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Space station experiment could hint at a cure to aging

Published May 9th, 2019 4:20PM EDT
aging experiment
Image: Shutterstock

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Like every other living creature on the planet, our bodies are slaves to the endless march of time. There’s nothing we can to do stop it — at least not yet — and eventually we’ll fall apart just like everything that has come before us. But what if we didn’t? What if scientists could slow down, or even prevent the cellular deterioration that leads us to age?

A new experiment aboard the International Space Station could be the first tiny step towards such a discovery. The ESA will be testing the potential for man-made nanoparticles to be used in the fight against free radicals, which are known to be one of the biggest culprits in damaging cells and DNA over the course of a person’s life.

Aging is something we all deal with but it’s still not particularly well understood from a scientific perspective. Over time our bodies degrade, and some of the damage to our cells and DNA is linked to late-life diseases that affect the heart and nervous system. It’s believed that the build up of cellular damage over time is a major key to aging, and if it could be prevented we all might have a much better chance of living longer.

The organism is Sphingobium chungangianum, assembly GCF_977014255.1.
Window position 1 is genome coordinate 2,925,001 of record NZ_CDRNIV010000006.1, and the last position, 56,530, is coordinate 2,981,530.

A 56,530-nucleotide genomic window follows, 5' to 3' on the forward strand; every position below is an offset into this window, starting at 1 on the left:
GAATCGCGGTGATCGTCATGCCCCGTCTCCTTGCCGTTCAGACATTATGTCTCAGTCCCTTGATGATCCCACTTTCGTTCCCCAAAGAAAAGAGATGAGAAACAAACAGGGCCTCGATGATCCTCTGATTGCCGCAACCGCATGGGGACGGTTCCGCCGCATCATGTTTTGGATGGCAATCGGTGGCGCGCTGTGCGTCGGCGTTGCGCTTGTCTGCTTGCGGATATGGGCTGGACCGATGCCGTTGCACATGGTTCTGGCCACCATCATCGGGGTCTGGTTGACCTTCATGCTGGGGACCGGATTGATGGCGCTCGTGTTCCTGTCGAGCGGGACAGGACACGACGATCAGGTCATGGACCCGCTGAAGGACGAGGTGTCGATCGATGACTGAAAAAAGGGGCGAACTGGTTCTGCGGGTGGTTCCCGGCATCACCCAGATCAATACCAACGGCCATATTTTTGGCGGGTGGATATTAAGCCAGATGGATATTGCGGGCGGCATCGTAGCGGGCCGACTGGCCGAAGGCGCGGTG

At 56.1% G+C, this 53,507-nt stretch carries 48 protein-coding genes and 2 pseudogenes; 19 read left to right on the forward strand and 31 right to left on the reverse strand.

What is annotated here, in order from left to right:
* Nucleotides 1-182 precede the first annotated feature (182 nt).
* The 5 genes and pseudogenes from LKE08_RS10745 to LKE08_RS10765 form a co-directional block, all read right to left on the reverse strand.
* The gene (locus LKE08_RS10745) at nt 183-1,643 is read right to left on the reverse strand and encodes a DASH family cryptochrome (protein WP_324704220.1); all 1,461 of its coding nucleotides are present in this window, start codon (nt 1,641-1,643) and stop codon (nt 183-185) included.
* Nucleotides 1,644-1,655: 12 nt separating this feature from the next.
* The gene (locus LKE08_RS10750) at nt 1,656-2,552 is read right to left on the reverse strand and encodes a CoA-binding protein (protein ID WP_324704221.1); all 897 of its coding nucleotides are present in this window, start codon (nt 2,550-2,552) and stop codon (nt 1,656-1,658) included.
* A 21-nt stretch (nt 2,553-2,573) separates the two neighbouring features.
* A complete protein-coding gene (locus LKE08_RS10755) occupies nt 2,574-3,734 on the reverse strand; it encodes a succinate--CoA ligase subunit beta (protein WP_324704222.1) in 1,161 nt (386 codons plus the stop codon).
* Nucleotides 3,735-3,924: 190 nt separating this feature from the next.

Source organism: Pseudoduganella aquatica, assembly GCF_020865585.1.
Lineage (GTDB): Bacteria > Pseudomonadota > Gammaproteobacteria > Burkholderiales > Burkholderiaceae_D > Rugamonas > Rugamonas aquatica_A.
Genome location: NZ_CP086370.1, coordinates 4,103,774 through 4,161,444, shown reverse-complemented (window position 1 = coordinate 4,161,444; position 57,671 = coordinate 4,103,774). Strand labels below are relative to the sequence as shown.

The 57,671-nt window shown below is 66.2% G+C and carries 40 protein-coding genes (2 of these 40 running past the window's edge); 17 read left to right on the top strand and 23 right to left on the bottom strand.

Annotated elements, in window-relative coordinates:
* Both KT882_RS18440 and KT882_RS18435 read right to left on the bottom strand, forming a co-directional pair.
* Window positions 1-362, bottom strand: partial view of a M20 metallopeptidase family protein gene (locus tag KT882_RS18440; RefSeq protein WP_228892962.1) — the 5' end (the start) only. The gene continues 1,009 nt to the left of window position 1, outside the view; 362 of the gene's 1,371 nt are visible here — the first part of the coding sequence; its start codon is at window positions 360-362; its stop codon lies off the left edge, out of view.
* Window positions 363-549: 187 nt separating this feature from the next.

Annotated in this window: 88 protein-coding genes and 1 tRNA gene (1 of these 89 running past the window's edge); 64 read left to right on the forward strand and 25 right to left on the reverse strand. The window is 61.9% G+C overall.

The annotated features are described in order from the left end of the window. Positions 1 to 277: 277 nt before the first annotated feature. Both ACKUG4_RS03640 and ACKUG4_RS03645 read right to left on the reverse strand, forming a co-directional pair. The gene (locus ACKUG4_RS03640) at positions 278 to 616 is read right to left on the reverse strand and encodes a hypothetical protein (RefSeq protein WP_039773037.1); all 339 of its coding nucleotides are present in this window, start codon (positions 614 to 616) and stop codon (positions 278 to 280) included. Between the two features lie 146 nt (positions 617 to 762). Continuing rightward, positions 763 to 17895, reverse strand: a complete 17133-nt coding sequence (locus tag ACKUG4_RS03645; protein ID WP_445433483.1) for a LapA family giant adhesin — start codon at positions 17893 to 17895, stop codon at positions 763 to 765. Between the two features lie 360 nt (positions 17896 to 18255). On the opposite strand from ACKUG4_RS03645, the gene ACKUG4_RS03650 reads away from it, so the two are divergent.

Free radicals are rogue molecules with unpaired electrons that can damage other molecules by stealing electrons. This is known as oxidative stress, and if your body chemistry isn’t balanced with antioxidants, it can cause serious problems. Managing the spread of free radicals could promote overall health and long life, and the ESA will test the ability of nanoparticles to absorb these atoms, reducing the damage they can cause over time.

For the ESA and would-be space travelers from all nations, the most pressing concern is ensuring health during long-haul space flights. The primary goal of the experiment is to determine if such particles could help keep astronauts healthier during long trips into space, such as to Mars or beyond.

The results of the experiment, which is being conducted in a large “incubator” filled with samples that will be frozen for a trip back to Earth at a later date, could inform future plans for space missions, and perhaps even give us a clue as to how to curb aging here at home.

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